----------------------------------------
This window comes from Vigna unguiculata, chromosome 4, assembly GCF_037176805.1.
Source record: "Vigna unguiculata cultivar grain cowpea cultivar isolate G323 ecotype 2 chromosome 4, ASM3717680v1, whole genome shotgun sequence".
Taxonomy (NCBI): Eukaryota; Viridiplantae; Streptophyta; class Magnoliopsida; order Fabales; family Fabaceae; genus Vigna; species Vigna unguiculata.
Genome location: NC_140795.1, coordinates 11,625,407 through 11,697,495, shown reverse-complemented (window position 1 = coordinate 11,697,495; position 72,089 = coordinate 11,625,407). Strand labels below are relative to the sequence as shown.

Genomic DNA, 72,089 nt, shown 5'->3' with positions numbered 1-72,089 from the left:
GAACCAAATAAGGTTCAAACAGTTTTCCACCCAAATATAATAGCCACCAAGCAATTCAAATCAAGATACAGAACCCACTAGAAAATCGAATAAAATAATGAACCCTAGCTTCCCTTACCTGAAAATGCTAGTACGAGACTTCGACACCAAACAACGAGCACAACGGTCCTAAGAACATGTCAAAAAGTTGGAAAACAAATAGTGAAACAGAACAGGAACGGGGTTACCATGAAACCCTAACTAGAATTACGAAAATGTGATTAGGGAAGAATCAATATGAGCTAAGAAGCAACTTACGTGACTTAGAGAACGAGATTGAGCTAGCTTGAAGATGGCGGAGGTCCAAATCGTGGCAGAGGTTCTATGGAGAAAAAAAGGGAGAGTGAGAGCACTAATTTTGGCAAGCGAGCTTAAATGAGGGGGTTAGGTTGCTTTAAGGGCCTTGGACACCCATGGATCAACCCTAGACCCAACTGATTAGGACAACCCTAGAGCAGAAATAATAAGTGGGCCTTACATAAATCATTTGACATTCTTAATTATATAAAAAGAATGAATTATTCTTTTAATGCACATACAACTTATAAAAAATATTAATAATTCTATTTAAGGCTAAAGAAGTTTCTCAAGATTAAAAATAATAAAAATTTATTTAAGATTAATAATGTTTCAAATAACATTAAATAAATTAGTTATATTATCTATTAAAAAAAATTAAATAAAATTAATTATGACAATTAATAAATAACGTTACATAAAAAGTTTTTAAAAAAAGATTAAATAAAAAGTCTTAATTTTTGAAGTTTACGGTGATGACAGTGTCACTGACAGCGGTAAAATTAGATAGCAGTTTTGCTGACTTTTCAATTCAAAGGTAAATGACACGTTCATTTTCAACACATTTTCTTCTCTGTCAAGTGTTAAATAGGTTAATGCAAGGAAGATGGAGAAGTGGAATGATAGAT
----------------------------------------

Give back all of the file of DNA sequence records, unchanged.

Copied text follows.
This window comes from Vigna unguiculata, chromosome 4, assembly GCF_037176805.1.
Source record: "Vigna unguiculata cultivar grain cowpea cultivar isolate G323 ecotype 2 chromosome 4, ASM3717680v1, whole genome shotgun sequence".
Taxonomy (NCBI): Eukaryota; Viridiplantae; Streptophyta; class Magnoliopsida; order Fabales; family Fabaceae; genus Vigna; species Vigna unguiculata.
Genome location: NC_140795.1, coordinates 11,625,407 through 11,697,495, shown reverse-complemented (window position 1 = coordinate 11,697,495; position 72,089 = coordinate 11,625,407). Strand labels below are relative to the sequence as shown.

Genomic DNA, 72,089 nt, shown 5'->3' with positions numbered 1-72,089 from the left:
GAACCAAATAAGGTTCAAACAGTTTTCCACCCAAATATAATAGCCACCAAGCAATTCAAATCAAGATACAGAACCCACTAGAAAATCGAATAAAATAATGAACCCTAGCTTCCCTTACCTGAAAATGCTAGTACGAGACTTCGACACCAAACAACGAGCACAACGGTCCTAAGAACATGTCAAAAAGTTGGAAAACAAATAGTGAAACAGAACAGGAACGGGGTTACCATGAAACCCTAACTAGAATTACGAAAATGTGATTAGGGAAGAATCAATATGAGCTAAGAAGCAACTTACGTGACTTAGAGAACGAGATTGAGCTAGCTTGAAGATGGCGGAGGTCCAAATCGTGGCAGAGGTTCTATGGAGAAAAAAAGGGAGAGTGAGAGCACTAATTTTGGCAAGCGAGCTTAAATGAGGGGGTTAGGTTGCTTTAAGGGCCTTGGACACCCATGGATCAACCCTAGACCCAACTGATTAGGACAACCCTAGAGCAGAAATAATAAGTGGGCCTTACATAAATCATTTGACATTCTTAATTATATAAAAAGAATGAATTATTCTTTTAATGCACATACAACTTATAAAAAATATTAATAATTCTATTTAAGGCTAAAGAAGTTTCTCAAGATTAAAAATAATAAAAATTTATTTAAGATTAATAATGTTTCAAATAACATTAAATAAATTAGTTATATTATCTATTAAAAAAAATTAAATAAAATTAATTATGACAATTAATAAATAACGTTACATAAAAAGTTTTTAAAAAAAGATTAAATAAAAAGTCTTAATTTTTGAAGTTTACGGTGATGACAGTGTCACTGACAGCGGTAAAATTAGATAGCAGTTTTGCTGACTTTTCAATTCAAAGGTAAATGACACGTTCATTTTCAACACATTTTCTTCTCTGTCAAGTGTTAAATAGGTTAATGCAAGGAAGATGGAGAAGTGGAATGATAGAT